Epidemiological data for murine typhus control activities.
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Epidemiological data for murine typhus control activities.

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      Murine typhus fever is a disease of increasing public health importance. From figures reported to the U. S. Public Health Service the annual number of eases of typhus has increased nearly 1600% in the period from 1931 when 332 cases were reported to 1944 when 5258 eases were reported. Table I page 4 of the attached "Epidemiological Data for Murine Typhus Control Activities" illustrates three major points. 1. Typhus fever is increasing rapidly in number of cases being reported annually. 2. Typhus fever is being reported each year from additional areas which ha.ve not formerly reported cases. During the 7 year period from 1938 to 1944 the total number of counties in 9 States reporting typhus fever cases increased 52%. By years this increase was as follows: 1938-305, 1939-373, 1940-328, 1941-380, 1942-408, 1943-437, 1944-465. These figures are summarized in Table II page 5. 3. Typhus fever is a serious problem at present in the 9 States which report nearly all of the eases reported in the United States. While the reporting of cases has greatly increased, it is difficult to say what portion of increment is due to better reporting and what is due to an actual increase of the disease. Regardless of what has caused the increased number of reported cases typhus fever today presents a very important public health problem. In considering plans for intensifying and expanding typhus control activities, certain problems are encountered. Among these are (1) what areas are considered important enough to warrant control procedures and (2) what is the relative importance of the problem between the 9 States involved.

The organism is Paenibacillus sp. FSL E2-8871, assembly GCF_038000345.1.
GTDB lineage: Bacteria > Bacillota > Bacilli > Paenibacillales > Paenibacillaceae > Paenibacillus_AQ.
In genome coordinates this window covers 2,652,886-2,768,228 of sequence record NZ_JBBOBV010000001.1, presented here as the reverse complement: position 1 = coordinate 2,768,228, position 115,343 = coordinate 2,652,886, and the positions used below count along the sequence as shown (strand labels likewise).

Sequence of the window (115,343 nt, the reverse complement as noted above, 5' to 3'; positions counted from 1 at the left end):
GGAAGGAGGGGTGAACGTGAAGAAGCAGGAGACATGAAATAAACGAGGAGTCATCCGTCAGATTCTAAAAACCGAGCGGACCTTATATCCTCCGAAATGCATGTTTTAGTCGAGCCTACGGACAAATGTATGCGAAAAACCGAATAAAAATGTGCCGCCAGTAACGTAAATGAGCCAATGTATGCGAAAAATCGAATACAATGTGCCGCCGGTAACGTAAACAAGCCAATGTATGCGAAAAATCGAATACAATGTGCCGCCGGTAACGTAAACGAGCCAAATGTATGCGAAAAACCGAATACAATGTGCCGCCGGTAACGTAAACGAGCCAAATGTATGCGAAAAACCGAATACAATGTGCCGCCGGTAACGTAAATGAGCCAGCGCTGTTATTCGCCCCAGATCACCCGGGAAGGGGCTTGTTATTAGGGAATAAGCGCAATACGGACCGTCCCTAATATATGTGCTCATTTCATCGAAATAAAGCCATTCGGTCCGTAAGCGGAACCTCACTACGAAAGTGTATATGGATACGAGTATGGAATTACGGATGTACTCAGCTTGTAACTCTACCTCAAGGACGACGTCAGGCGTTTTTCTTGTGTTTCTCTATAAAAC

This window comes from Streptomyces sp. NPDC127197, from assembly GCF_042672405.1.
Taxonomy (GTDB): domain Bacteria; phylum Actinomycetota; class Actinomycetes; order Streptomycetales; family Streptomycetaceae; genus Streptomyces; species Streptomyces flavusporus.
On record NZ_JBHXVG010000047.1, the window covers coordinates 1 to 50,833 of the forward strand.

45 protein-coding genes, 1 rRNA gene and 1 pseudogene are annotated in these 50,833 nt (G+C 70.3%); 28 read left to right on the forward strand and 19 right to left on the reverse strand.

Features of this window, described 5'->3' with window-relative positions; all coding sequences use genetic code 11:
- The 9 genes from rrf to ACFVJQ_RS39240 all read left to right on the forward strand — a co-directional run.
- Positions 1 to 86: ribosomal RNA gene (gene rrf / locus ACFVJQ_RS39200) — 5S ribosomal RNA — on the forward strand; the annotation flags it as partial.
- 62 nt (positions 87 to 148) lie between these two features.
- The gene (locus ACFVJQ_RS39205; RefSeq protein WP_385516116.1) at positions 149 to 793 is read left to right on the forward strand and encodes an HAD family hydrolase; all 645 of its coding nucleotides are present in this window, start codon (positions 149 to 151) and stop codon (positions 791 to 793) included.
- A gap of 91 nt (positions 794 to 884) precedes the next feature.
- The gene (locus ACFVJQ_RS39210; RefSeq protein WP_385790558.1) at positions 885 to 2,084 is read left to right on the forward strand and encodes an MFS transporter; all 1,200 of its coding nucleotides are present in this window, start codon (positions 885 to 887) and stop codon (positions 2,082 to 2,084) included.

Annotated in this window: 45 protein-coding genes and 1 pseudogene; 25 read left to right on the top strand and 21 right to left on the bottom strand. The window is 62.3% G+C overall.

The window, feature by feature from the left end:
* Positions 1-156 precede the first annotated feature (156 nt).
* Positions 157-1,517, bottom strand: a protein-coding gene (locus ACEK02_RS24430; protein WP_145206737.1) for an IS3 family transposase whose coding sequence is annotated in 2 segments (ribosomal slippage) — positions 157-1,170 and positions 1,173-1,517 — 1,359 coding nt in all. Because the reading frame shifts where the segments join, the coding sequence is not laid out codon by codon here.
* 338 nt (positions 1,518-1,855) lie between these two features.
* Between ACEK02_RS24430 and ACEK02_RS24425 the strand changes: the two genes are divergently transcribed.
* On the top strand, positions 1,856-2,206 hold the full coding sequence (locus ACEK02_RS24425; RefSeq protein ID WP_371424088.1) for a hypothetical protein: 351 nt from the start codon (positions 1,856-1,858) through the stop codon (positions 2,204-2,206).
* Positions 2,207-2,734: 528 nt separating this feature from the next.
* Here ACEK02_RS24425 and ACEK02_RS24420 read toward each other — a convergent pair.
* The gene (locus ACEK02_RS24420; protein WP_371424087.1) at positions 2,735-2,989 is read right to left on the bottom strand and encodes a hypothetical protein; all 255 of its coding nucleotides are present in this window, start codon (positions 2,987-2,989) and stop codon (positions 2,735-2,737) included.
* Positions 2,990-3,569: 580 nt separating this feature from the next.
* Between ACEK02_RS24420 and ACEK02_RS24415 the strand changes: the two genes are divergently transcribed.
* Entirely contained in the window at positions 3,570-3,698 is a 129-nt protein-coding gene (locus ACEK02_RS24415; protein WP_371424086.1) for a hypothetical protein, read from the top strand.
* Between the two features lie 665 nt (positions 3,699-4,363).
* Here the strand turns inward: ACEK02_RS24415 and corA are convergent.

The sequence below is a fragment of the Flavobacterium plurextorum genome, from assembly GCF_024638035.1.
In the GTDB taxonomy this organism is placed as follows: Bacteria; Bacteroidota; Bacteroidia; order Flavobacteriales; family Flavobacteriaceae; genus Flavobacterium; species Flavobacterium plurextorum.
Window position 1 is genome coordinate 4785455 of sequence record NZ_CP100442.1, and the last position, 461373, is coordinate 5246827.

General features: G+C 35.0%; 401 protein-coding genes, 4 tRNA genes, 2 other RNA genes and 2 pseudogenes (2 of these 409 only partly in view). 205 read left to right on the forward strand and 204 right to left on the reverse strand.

Medical Division, Malaria Control in War Areas, U.S. Public Health Service, Atlanta, Georgia, June 1945.

      19 numbered pages

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